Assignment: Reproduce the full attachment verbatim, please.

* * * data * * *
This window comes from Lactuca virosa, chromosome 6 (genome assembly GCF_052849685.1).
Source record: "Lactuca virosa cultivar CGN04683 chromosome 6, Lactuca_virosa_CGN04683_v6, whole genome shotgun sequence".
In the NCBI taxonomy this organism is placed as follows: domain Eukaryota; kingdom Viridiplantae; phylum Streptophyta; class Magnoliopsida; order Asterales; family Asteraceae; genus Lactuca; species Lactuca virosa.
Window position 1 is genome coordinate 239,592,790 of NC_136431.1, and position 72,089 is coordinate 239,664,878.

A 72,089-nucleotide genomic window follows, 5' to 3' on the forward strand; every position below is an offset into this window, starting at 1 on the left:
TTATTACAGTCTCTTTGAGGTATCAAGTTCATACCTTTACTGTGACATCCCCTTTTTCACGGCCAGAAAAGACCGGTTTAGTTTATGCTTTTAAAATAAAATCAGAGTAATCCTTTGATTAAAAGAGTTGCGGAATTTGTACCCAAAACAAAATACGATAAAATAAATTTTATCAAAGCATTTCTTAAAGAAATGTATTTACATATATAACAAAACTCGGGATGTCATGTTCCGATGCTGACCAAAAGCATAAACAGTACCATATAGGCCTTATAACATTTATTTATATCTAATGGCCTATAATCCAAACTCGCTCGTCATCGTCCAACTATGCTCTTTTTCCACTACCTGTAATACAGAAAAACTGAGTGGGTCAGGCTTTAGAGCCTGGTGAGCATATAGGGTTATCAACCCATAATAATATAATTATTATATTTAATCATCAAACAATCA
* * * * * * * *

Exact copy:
This window comes from Lactuca virosa, chromosome 6 (genome assembly GCF_052849685.1).
Source record: "Lactuca virosa cultivar CGN04683 chromosome 6, Lactuca_virosa_CGN04683_v6, whole genome shotgun sequence".
In the NCBI taxonomy this organism is placed as follows: domain Eukaryota; kingdom Viridiplantae; phylum Streptophyta; class Magnoliopsida; order Asterales; family Asteraceae; genus Lactuca; species Lactuca virosa.
Window position 1 is genome coordinate 239,592,790 of NC_136431.1, and position 72,089 is coordinate 239,664,878.

A 72,089-nucleotide genomic window follows, 5' to 3' on the forward strand; every position below is an offset into this window, starting at 1 on the left:
TTATTACAGTCTCTTTGAGGTATCAAGTTCATACCTTTACTGTGACATCCCCTTTTTCACGGCCAGAAAAGACCGGTTTAGTTTATGCTTTTAAAATAAAATCAGAGTAATCCTTTGATTAAAAGAGTTGCGGAATTTGTACCCAAAACAAAATACGATAAAATAAATTTTATCAAAGCATTTCTTAAAGAAATGTATTTACATATATAACAAAACTCGGGATGTCATGTTCCGATGCTGACCAAAAGCATAAACAGTACCATATAGGCCTTATAACATTTATTTATATCTAATGGCCTATAATCCAAACTCGCTCGTCATCGTCCAACTATGCTCTTTTTCCACTACCTGTAATACAGAAAAACTGAGTGGGTCAGGCTTTAGAGCCTGGTGAGCATATAGGGTTATCAACCCATAATAATATAATTATTATATTTAATCATCAAACAATCA